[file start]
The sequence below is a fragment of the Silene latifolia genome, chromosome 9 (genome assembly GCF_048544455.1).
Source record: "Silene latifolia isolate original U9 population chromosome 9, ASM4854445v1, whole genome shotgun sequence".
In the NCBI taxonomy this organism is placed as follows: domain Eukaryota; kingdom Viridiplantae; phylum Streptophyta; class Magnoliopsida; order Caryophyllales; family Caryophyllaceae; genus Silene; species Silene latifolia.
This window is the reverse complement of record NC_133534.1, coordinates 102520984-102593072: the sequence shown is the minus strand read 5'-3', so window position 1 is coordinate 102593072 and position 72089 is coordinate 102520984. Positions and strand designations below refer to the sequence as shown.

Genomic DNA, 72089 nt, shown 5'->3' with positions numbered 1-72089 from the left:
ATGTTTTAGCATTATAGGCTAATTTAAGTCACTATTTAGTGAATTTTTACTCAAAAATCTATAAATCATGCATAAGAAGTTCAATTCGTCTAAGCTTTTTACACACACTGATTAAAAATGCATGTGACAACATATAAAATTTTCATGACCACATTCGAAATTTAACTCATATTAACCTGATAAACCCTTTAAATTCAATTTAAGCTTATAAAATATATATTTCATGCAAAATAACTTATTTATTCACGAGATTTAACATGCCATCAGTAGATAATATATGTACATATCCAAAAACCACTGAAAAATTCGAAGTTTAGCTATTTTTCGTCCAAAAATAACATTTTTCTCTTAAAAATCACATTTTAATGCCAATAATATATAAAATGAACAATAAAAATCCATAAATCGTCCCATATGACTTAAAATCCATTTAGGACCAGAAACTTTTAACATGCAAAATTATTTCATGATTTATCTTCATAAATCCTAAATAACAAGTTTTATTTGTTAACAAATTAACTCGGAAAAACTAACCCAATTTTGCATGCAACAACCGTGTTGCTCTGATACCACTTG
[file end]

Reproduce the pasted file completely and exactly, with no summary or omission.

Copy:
The sequence below is a fragment of the Silene latifolia genome, chromosome 9 (genome assembly GCF_048544455.1).
Source record: "Silene latifolia isolate original U9 population chromosome 9, ASM4854445v1, whole genome shotgun sequence".
In the NCBI taxonomy this organism is placed as follows: domain Eukaryota; kingdom Viridiplantae; phylum Streptophyta; class Magnoliopsida; order Caryophyllales; family Caryophyllaceae; genus Silene; species Silene latifolia.
This window is the reverse complement of record NC_133534.1, coordinates 102520984-102593072: the sequence shown is the minus strand read 5'-3', so window position 1 is coordinate 102593072 and position 72089 is coordinate 102520984. Positions and strand designations below refer to the sequence as shown.

Genomic DNA, 72089 nt, shown 5'->3' with positions numbered 1-72089 from the left:
ATGTTTTAGCATTATAGGCTAATTTAAGTCACTATTTAGTGAATTTTTACTCAAAAATCTATAAATCATGCATAAGAAGTTCAATTCGTCTAAGCTTTTTACACACACTGATTAAAAATGCATGTGACAACATATAAAATTTTCATGACCACATTCGAAATTTAACTCATATTAACCTGATAAACCCTTTAAATTCAATTTAAGCTTATAAAATATATATTTCATGCAAAATAACTTATTTATTCACGAGATTTAACATGCCATCAGTAGATAATATATGTACATATCCAAAAACCACTGAAAAATTCGAAGTTTAGCTATTTTTCGTCCAAAAATAACATTTTTCTCTTAAAAATCACATTTTAATGCCAATAATATATAAAATGAACAATAAAAATCCATAAATCGTCCCATATGACTTAAAATCCATTTAGGACCAGAAACTTTTAACATGCAAAATTATTTCATGATTTATCTTCATAAATCCTAAATAACAAGTTTTATTTGTTAACAAATTAACTCGGAAAAACTAACCCAATTTTGCATGCAACAACCGTGTTGCTCTGATACCACTTG